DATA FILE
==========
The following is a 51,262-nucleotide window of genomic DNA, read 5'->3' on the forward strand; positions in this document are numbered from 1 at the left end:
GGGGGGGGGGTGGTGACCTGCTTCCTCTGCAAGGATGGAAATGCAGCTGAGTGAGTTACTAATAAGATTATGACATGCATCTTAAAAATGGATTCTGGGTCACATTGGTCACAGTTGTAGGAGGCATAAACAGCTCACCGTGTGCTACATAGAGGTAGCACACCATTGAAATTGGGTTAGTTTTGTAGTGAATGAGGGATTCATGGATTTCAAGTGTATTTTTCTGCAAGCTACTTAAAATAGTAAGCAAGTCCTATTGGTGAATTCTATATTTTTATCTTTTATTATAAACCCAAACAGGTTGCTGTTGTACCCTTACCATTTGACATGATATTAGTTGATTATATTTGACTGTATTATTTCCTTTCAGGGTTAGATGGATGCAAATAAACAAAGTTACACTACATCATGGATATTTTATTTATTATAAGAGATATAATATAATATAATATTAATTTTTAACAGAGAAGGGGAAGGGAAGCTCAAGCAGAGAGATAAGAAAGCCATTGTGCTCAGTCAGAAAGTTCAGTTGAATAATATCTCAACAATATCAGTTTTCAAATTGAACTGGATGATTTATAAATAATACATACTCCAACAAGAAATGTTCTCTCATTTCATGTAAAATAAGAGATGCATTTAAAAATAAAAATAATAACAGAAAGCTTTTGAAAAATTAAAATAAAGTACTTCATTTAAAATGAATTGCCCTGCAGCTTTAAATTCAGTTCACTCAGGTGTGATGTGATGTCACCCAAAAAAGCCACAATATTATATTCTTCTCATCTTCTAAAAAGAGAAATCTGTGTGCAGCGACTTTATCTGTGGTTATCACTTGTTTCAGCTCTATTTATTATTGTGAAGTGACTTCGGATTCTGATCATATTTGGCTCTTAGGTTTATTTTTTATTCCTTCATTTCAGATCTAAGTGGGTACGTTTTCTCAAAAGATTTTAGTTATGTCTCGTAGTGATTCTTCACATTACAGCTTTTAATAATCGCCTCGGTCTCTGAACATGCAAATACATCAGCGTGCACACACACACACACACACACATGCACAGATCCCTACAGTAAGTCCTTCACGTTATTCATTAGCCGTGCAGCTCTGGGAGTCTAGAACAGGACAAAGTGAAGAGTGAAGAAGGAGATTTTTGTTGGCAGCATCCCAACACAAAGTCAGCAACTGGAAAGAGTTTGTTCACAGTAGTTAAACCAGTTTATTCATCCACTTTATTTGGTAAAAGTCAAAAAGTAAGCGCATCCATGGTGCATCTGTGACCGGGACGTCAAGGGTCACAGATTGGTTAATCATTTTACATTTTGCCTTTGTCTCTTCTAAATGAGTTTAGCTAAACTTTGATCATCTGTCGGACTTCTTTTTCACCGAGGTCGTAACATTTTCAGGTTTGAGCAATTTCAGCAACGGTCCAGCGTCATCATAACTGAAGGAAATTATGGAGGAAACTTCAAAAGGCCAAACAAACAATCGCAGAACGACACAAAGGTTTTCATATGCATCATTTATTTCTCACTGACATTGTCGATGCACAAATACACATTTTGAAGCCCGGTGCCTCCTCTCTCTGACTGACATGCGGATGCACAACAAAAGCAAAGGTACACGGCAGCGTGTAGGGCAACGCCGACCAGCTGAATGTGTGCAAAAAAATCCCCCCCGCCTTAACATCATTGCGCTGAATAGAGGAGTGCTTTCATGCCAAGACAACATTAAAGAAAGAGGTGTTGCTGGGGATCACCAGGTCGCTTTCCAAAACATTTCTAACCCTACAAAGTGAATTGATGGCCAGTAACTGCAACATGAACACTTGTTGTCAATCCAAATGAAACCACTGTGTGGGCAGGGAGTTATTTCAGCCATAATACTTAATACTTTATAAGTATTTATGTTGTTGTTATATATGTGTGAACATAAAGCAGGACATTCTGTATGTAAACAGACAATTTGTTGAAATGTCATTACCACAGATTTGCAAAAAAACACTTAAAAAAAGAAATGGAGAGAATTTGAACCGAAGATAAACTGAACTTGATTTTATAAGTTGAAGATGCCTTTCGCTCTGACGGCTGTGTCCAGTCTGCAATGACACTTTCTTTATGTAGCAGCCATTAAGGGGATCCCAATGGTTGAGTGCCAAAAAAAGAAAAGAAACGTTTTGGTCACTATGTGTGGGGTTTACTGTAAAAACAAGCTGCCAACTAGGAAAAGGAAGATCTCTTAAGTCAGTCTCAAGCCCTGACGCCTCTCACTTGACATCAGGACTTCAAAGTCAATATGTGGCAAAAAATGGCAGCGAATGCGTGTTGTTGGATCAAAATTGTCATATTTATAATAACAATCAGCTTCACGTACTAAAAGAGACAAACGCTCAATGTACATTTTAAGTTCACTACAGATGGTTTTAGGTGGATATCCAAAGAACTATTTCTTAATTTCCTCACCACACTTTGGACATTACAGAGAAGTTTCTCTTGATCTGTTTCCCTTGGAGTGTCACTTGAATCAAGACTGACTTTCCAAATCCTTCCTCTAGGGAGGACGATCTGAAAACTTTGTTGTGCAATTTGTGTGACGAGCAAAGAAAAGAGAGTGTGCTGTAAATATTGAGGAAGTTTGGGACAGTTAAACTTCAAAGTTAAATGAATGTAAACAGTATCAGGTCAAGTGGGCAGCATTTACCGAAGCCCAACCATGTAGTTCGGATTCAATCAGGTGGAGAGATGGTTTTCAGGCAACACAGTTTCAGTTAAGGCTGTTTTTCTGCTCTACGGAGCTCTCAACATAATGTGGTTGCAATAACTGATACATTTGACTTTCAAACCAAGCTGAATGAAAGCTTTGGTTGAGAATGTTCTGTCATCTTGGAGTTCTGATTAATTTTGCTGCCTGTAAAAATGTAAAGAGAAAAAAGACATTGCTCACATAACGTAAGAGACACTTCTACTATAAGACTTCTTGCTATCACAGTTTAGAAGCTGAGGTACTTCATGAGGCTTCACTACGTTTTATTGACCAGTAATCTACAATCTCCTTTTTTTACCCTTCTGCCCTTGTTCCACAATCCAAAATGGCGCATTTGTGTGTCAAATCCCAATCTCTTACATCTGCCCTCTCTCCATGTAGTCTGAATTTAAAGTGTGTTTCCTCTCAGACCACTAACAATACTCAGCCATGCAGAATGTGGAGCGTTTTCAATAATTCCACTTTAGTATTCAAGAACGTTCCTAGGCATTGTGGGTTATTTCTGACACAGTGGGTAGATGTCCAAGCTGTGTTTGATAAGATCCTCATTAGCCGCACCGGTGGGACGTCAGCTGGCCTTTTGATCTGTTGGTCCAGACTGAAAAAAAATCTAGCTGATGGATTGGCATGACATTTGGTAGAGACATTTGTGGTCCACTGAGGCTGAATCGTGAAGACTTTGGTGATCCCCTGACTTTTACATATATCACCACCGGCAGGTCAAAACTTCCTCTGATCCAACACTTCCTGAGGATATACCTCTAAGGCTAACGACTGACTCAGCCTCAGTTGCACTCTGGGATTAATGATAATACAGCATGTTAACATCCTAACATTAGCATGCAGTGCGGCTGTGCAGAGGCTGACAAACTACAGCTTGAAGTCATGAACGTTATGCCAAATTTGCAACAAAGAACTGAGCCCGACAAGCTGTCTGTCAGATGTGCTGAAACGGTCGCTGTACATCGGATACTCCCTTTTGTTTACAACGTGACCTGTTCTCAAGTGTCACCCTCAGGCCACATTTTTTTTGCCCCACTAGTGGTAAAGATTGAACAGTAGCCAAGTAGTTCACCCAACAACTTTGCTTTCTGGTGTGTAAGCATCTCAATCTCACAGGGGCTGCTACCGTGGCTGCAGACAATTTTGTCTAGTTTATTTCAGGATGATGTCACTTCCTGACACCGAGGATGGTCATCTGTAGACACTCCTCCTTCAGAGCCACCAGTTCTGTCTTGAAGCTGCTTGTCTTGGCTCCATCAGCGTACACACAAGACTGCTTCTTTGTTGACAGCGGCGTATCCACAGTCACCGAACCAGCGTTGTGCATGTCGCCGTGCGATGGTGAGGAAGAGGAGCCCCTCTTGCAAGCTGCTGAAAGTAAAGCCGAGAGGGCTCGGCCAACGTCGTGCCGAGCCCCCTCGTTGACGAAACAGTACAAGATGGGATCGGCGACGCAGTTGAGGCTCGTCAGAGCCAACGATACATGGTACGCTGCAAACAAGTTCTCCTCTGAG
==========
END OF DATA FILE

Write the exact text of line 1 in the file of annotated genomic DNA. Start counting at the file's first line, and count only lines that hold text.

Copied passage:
The following is a 51,262-nucleotide window of genomic DNA, read 5'->3' on the forward strand; positions in this document are numbered from 1 at the left end: